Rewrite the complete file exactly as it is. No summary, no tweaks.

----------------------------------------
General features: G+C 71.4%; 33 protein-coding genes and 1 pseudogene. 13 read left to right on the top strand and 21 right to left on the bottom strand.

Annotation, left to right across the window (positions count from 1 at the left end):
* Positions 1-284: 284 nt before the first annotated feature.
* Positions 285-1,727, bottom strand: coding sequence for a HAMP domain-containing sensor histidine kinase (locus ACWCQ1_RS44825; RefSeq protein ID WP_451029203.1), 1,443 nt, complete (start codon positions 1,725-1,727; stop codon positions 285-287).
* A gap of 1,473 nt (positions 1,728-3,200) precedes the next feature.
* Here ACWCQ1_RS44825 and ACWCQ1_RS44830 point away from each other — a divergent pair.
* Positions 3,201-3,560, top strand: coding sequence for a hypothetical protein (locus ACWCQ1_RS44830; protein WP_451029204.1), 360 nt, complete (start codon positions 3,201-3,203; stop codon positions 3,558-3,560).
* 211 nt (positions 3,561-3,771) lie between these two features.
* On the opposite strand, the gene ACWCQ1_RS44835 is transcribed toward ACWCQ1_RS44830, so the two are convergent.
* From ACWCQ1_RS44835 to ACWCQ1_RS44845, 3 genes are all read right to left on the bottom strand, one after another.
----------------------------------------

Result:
General features: G+C 71.4%; 33 protein-coding genes and 1 pseudogene. 13 read left to right on the top strand and 21 right to left on the bottom strand.

Annotation, left to right across the window (positions count from 1 at the left end):
* Positions 1-284: 284 nt before the first annotated feature.
* Positions 285-1,727, bottom strand: coding sequence for a HAMP domain-containing sensor histidine kinase (locus ACWCQ1_RS44825; RefSeq protein ID WP_451029203.1), 1,443 nt, complete (start codon positions 1,725-1,727; stop codon positions 285-287).
* A gap of 1,473 nt (positions 1,728-3,200) precedes the next feature.
* Here ACWCQ1_RS44825 and ACWCQ1_RS44830 point away from each other — a divergent pair.
* Positions 3,201-3,560, top strand: coding sequence for a hypothetical protein (locus ACWCQ1_RS44830; protein WP_451029204.1), 360 nt, complete (start codon positions 3,201-3,203; stop codon positions 3,558-3,560).
* 211 nt (positions 3,561-3,771) lie between these two features.
* On the opposite strand, the gene ACWCQ1_RS44835 is transcribed toward ACWCQ1_RS44830, so the two are convergent.
* From ACWCQ1_RS44835 to ACWCQ1_RS44845, 3 genes are all read right to left on the bottom strand, one after another.